In this posts I will analyze differences between my 3D model (built from 2015 to 2019) and the SBD geometry data obtained from the original documentation. Actually, I can perform such a ultimate comparison for the wing, because I found its original geometry diagram in the NASM microfilm. In previous post I used it for preparing a “reference frame” for such a verification. Results of this comparison will allow me to determine the real error range of my previous methods described in this blog, in particular – the photo-matching method.
Unfortunately, the incomplete microfilm set from NASM does not contain any other geometry diagram, so I will not be able to prepare such a precise reference frame for the SBD fuselage or empennage.
At the beginning, I identified an error in the wing location. It was determined by the position of leading edge tip of STA 66, marked as point A in the picture below:
In this post from 2015 I determined this location using the general arrangement diagram that I found in the SBD maintenance manual. As you can see above, there were issues in deciphering some of its dimensions. One of them was the distance from the thrust line to point A. I identified it as 20.38”, which means that in my model this distance from the fuselage ref line is 26.38” (6” + 20.38”).
A high-resolution scan of another arrangement diagram from Douglas microfilm (dwg no. 5120284) shows that this distance was 26.52”. (You can see this dimension in the picture above). Thus – this is the first identified error in my model, caused by a mistake in reading available drawings: 0.12”.
I am preparing data from the original Douglas blueprints to verify my model. For the beginning I chosen the wing. This is a well-documented assembly, because I found a master diagram in the NASM microfilm that describes SBD wing geometry (ordinals). Below you can see the first sheet of this diagram (dwg no 5090185):
Here you can download its high-resolution version (5MB). As you can see, it contains the ordinal tables of the wing bulkheads (ribs) and webs (spars). In the sketch on its right side Douglas engineers depicted various other dimensions of the wing center section. In the picture above I marked in red its key wing stations. Their names correspond to spanwise distance in inches from the aircraft centerline: “STA 10” is 10” from the centerline, while “STA 66” is 66” from the centerline.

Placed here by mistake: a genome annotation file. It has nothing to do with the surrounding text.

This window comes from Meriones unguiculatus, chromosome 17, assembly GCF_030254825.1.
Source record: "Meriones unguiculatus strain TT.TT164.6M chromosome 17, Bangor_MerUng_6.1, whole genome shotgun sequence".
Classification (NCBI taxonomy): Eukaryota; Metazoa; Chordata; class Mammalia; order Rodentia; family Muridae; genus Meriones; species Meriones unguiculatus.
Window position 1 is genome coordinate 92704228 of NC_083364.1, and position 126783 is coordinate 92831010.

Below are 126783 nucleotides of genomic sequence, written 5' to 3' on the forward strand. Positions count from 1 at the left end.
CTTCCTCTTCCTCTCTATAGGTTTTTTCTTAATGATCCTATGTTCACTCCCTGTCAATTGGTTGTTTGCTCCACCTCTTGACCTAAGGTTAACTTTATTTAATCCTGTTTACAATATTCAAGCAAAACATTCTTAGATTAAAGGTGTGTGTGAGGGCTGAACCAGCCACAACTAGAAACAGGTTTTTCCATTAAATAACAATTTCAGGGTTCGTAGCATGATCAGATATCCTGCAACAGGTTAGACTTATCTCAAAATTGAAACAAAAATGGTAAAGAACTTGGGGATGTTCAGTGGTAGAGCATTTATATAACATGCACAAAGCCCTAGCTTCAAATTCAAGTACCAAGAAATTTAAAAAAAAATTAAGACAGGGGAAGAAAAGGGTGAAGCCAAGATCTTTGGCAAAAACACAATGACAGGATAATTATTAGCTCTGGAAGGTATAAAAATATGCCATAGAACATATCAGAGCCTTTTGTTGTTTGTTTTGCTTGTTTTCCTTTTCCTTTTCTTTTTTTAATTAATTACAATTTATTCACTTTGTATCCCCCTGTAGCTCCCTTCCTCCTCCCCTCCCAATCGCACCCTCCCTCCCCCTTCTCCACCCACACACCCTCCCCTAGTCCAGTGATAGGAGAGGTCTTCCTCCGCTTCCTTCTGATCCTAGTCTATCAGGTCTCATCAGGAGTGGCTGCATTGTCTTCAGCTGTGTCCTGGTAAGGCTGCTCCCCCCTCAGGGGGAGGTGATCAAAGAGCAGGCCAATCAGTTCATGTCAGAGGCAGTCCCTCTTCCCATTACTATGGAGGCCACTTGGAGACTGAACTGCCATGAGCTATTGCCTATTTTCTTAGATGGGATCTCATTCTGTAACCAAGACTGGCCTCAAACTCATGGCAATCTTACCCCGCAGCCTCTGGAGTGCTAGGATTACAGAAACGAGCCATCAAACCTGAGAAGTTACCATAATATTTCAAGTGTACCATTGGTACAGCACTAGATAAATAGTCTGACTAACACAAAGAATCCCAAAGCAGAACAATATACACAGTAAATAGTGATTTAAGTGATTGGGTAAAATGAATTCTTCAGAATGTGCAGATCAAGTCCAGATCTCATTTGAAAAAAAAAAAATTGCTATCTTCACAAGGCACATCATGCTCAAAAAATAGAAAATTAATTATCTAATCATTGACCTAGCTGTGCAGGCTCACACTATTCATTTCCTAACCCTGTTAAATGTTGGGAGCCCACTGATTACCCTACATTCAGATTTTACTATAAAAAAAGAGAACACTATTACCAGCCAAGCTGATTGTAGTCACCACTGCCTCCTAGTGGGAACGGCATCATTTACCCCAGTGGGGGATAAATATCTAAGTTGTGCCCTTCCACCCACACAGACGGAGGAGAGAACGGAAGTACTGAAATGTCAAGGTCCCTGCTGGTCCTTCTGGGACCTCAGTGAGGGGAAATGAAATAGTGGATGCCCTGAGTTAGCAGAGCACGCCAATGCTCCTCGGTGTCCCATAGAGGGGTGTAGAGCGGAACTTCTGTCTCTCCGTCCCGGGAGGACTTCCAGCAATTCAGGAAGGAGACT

In general, the set of 7 SBD/A-24 reels from NASM contains 3308 unique microfilm frames, belonging to 3022 drawings. On reels “XA” and “XB” you can usually find updated copies of the previous reels (“A”, “B”,.. “F”). However, 350 frames from “XA” and “XB” are unique – most probably this is a part of the missing roll “C”. Duplicates from these “X*” reels are also useful, when a drawing from one of the previous reels is unreadable.
I chose about 1000 frames (mostly assembly drawings) from this microfilm set, and organized them into a tree-like structure as in Figure 108‑1:
To preserve disk space, I placed in these folders shortcuts to files located in the original directories (These original directories correspond to microfilm reels: “A”, “B”, …, “XB”). I practiced that when I click such a link, it opens the image in Photo Viewer, as if it was the original file.
In June 2019 I followed C. West suggestion and ordered a set of Douglas SBD original technical documentation from U.S. National Air and Space Museum. Technically these blueprints are stored on several microfilm rolls. In that time all what I knew about this package (NASM id: “Mcfilm-000000408”) was the information printed on the order form:
As you can see, this set has no index, which I could order earlier to examine its contents. When I finally received these microfilms in November 2019, I also discovered the meaning of enigmatic “(roll C” in the item description: it was truncated phrase “(roll C missing)”!
Well, this set was incomplete, but anyway I ordered its high-resolution scans from a local company that provides professional microfilm scanning services to museums. In January I received these data (4700 high-res, grayscale images in LZW-packed TIFF format – in total, about 300 GB). Finally I was able to scroll these blueprints. Frankly speaking, I was afraid that the most important drawings were lost with the missing roll C. Fortunately, during the initial review I noticed many detailed assembly blueprints among the scanned images. I even found a complete inboard profile of the SBD-5:
Here you can download the high-resolution version of this inboard profile (about 70MB).